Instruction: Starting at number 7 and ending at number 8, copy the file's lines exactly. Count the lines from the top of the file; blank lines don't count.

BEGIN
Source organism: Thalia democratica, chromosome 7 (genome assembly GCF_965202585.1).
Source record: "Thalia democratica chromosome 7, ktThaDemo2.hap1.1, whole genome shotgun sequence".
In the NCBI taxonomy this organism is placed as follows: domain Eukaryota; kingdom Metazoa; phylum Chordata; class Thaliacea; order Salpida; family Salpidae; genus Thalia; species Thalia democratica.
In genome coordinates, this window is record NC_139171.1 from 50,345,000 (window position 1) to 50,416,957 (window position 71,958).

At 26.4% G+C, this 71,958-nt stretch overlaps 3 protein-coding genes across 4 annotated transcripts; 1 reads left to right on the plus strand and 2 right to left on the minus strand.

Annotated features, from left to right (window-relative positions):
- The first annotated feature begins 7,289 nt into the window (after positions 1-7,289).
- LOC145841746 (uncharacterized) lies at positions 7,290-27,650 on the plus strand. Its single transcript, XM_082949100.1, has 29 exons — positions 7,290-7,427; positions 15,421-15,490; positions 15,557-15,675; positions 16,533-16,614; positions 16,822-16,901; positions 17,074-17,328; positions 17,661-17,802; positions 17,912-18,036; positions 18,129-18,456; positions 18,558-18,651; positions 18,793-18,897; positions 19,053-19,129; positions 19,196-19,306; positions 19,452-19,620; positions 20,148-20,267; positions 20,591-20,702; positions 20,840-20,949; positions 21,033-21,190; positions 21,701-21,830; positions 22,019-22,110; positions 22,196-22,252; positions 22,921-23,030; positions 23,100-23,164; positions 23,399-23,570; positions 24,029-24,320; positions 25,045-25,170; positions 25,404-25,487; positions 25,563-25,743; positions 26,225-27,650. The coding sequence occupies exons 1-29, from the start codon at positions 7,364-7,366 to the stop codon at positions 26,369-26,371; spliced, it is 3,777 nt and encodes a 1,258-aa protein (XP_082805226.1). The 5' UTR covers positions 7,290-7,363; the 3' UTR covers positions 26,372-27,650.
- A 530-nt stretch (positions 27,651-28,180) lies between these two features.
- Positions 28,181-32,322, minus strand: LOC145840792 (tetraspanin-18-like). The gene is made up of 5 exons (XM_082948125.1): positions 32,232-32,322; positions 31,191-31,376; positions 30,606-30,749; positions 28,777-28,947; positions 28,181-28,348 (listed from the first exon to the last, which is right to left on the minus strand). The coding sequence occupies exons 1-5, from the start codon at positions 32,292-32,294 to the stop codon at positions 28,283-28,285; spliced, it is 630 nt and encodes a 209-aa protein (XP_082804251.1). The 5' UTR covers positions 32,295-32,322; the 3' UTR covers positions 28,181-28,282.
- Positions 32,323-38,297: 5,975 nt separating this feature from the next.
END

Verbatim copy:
- The first annotated feature begins 7,289 nt into the window (after positions 1-7,289).
- LOC145841746 (uncharacterized) lies at positions 7,290-27,650 on the plus strand. Its single transcript, XM_082949100.1, has 29 exons — positions 7,290-7,427; positions 15,421-15,490; positions 15,557-15,675; positions 16,533-16,614; positions 16,822-16,901; positions 17,074-17,328; positions 17,661-17,802; positions 17,912-18,036; positions 18,129-18,456; positions 18,558-18,651; positions 18,793-18,897; positions 19,053-19,129; positions 19,196-19,306; positions 19,452-19,620; positions 20,148-20,267; positions 20,591-20,702; positions 20,840-20,949; positions 21,033-21,190; positions 21,701-21,830; positions 22,019-22,110; positions 22,196-22,252; positions 22,921-23,030; positions 23,100-23,164; positions 23,399-23,570; positions 24,029-24,320; positions 25,045-25,170; positions 25,404-25,487; positions 25,563-25,743; positions 26,225-27,650. The coding sequence occupies exons 1-29, from the start codon at positions 7,364-7,366 to the stop codon at positions 26,369-26,371; spliced, it is 3,777 nt and encodes a 1,258-aa protein (XP_082805226.1). The 5' UTR covers positions 7,290-7,363; the 3' UTR covers positions 26,372-27,650.